Bottom Line Up Front: This 127-page book is a quick read and its engaging story lays out some unconventional truths in a simple, easy to understand story.
A friend sent me this book and I’m glad he did. I didn’t learn anything drastically new, but the concepts are shared from a simple and fresh perspective. For instance, I know the importance of authenticity, but I like how the authors remind you that you are the most valuable gift you have to offer. The general theme of the book is that concentrating on what you can give (instead of just focusing on what you can get) will, in the long run, get you all you hoped for and more. Embedded in the story are some practical examples of what this radical generosity might look like in everyday business.
From a leadership perspective, it reminds me that leaders must be generous. The flow of a leader’s life must be outward, not inward. Leaders must pour themselves into their organizations, not suck up resources. They must give to their subordinates, not take from them. They must lavish benefits on others, not insist on their “fair” share. However, in order to continuously export value, leaders need to be learning, growing, and receiving as well.
- It won’t take long to read. I don’t consider myself a particularly fast reader and I finished the book in two days (literally 2 subway rides and half a flight to LA from NYC)
- It focuses (obviously) on giving as opposed to getting; placing emphasis on value, service, selflessness and authenticity along the way.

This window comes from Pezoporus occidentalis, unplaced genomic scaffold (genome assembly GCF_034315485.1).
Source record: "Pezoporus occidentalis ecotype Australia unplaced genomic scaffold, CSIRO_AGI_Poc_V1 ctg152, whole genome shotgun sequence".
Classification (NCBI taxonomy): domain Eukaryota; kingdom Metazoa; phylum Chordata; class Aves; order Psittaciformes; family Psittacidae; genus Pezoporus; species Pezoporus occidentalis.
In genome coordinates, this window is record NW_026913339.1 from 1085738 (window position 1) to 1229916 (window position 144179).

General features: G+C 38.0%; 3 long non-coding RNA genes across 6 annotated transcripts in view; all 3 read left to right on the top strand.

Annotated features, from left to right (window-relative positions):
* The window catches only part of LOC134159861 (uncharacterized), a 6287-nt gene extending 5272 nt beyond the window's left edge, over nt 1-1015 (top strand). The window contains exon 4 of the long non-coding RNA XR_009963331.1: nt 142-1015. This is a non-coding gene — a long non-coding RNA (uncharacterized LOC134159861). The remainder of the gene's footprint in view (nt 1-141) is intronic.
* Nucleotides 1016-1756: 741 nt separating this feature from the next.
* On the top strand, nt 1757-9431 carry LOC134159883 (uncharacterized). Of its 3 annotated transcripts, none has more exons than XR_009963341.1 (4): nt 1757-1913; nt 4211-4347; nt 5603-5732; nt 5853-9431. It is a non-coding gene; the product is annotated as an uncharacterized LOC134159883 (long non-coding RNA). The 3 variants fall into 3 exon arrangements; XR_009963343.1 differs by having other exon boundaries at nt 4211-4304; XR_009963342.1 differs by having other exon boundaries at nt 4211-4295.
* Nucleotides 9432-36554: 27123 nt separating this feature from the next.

- It doesn’t leave out the importance of receiving – as most literature about generosity is want to do.
- I generally dislike the genre of business parables. I know they convey truth in a short simple story, but they always seem too neat and tidy and…well…not like real life. This one’s no different. I guess, for me, Jesus set the standard for parables – and he’s a tough act to follow.
Overall I recommend The Go-Giver if you’re looking for a quick read that summarizes the unconventional truth and profound power of radical generosity.
Update (2/9/10): John David Mann (co-author of The Go-Giver) emailed me the day this review posted and thanked me for the review – like a true Go-Giver would. He also addressed my reservations about the lack of real life examples and let me know that he and Bob Burg have penned a sequel entitled Go-Givers Sell More which includes almost two dozen real life stories of how people have applied these principles. Their new book is due out next week (February 18, 2010). I’m looking forward to it.
Why do you think it’s important for leaders to be generous?